Logo UNICEF Innocenti
Office of Research-Innocenti
menu icon

Children and COVID-19 Research Library

UNICEF Innocenti's curated library of COVID-19 + Children research

RESULTS:   16     SORT BY:
previus 1 2 go to next page

ADVANCED SEARCH:

Select one or more filter options and click search below.

PUBLICATION DATE:
UNICEF Innocenti Publication
UNICEF Publication
Open Access
JOURNAL ACCESS FOR UNICEF STAFF CONTACT US
1 - 15 of 16
first previus 1 2 go to next page go to last page
The role of life satisfaction in the association between problematic technology use and anxiety in children and adolescents during the COVID-19 pandemic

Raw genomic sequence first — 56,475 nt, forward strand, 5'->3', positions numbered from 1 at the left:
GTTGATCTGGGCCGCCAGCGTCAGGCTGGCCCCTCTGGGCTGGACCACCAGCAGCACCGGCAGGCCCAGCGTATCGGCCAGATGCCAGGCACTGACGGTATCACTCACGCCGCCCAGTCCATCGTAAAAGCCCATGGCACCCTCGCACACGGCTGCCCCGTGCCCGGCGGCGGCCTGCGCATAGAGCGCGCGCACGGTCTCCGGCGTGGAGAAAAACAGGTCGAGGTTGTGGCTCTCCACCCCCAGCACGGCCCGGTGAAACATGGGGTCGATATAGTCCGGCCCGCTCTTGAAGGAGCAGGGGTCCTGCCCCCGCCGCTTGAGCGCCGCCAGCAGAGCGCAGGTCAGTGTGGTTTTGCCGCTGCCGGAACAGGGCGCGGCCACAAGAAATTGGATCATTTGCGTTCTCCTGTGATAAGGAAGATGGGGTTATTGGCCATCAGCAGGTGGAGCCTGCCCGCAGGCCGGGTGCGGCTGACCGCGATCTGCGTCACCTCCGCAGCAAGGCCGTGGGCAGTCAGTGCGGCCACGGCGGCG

AUTHOR(S)
Raquel Luengo-González; Concepción Noriega-Matanza; Ernesto J. Espín-Lorite (et al.)

Published: October 2022   Journal: International Journal of Mental Health Nursing
The main aim of this study is to explore problematic technology use among adolescents (Internet, video games, mobiles, and television) and its association with anxiety symptoms. Furthermore, it also analysed the possible moderating role of life satisfaction in this relationship during the COVID-19 pandemic in Spain. A cross-sectional survey of 4025 children and adolescents (52% females and 48% males) between 12 and 18 years old was carried out to explore problematic technology use and its correlation with anxiety and life satisfaction after pandemic lockdown. Four multivariate regressions containing the independent variable (problematic technology use), the moderator (life satisfaction), and their interaction were entered to predict the outcome (anxiety). The moderated models were examined using SPSS PROCESS macro software (Model 1).
Policy insights: the digitalisation of education